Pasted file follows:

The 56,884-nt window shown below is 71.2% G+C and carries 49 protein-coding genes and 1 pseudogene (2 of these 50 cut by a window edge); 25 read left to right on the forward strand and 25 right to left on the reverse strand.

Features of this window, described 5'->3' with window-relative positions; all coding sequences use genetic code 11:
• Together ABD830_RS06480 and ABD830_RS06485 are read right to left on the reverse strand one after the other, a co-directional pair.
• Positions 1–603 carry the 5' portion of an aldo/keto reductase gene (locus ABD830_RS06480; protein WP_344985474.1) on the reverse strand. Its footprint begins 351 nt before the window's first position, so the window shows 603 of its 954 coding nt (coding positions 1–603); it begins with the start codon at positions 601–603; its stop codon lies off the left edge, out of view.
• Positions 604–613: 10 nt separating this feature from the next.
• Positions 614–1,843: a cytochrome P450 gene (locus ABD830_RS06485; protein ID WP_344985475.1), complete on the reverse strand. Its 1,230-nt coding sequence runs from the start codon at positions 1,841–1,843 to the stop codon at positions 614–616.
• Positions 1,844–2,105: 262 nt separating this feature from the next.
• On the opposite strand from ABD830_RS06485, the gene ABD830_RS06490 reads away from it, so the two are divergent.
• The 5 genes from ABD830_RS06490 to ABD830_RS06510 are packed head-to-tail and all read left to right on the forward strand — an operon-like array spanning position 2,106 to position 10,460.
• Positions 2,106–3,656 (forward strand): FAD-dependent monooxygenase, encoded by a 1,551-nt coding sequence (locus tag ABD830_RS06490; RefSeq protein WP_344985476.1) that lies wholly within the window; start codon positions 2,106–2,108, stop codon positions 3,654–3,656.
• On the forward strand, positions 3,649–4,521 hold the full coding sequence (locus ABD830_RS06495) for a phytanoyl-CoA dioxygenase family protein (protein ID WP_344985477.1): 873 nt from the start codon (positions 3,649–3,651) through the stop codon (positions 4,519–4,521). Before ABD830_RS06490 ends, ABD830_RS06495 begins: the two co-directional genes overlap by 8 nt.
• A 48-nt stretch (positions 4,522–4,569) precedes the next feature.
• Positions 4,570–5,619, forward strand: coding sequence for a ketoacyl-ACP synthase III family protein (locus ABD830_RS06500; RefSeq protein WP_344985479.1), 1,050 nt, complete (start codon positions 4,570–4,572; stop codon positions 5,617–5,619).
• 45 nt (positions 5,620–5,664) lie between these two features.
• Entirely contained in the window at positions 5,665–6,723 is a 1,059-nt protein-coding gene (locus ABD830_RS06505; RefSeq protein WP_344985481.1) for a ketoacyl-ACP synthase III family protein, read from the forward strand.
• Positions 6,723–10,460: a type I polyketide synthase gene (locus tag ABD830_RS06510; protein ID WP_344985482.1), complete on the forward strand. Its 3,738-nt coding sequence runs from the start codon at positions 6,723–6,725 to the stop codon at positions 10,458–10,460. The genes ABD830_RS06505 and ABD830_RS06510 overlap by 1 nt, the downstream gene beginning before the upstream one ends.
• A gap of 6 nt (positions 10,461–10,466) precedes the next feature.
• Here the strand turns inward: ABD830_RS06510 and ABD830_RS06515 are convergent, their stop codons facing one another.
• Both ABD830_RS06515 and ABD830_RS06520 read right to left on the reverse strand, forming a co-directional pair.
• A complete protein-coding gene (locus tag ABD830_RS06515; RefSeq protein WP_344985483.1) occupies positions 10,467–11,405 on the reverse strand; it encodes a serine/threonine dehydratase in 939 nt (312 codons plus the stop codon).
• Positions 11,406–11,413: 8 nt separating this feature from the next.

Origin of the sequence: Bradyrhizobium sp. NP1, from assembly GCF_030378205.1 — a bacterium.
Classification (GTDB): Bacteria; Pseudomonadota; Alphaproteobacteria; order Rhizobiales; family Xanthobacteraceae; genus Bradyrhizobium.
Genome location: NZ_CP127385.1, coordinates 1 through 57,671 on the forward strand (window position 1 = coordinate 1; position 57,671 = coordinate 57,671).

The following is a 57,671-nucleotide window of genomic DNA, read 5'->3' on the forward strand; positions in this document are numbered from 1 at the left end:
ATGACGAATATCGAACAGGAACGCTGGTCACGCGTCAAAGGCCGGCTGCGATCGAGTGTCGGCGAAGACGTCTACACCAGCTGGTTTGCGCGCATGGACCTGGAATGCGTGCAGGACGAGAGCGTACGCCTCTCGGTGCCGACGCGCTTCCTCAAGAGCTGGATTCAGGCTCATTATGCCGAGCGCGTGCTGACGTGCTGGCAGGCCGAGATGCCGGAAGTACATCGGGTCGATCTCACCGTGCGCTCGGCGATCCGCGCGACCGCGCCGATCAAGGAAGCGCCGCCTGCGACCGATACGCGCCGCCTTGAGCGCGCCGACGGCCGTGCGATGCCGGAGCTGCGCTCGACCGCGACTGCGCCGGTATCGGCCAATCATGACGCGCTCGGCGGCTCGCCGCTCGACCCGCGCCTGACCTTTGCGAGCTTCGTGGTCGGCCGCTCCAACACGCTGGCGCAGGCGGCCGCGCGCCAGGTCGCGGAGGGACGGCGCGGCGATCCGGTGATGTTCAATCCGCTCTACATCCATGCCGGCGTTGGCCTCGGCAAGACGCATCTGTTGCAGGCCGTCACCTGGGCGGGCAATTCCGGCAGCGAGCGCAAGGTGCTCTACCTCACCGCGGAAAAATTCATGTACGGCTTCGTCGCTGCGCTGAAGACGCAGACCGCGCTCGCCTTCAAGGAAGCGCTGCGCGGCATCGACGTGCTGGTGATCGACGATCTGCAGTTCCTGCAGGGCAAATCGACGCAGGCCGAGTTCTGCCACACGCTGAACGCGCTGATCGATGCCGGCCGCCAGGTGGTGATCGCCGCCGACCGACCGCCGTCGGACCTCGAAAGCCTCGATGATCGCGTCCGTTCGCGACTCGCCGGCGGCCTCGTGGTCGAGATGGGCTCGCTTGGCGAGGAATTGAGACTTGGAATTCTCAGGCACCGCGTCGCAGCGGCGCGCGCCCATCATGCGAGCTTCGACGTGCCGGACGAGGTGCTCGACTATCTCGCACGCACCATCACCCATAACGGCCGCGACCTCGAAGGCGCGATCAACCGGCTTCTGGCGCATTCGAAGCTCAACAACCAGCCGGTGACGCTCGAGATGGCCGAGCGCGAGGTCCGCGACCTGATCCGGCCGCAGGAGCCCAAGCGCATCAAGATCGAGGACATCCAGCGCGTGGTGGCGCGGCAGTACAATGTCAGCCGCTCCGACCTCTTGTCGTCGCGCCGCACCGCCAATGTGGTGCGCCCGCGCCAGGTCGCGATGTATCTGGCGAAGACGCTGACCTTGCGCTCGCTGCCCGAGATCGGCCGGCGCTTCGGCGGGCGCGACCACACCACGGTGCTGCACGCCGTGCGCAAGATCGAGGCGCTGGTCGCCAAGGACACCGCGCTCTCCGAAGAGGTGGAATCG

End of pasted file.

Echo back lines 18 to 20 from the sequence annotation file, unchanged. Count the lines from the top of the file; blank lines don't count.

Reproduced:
• Here the strand turns inward: ABD830_RS06510 and ABD830_RS06515 are convergent, their stop codons facing one another.
• Both ABD830_RS06515 and ABD830_RS06520 read right to left on the reverse strand, forming a co-directional pair.
• A complete protein-coding gene (locus tag ABD830_RS06515; RefSeq protein WP_344985483.1) occupies positions 10,467–11,405 on the reverse strand; it encodes a serine/threonine dehydratase in 939 nt (312 codons plus the stop codon).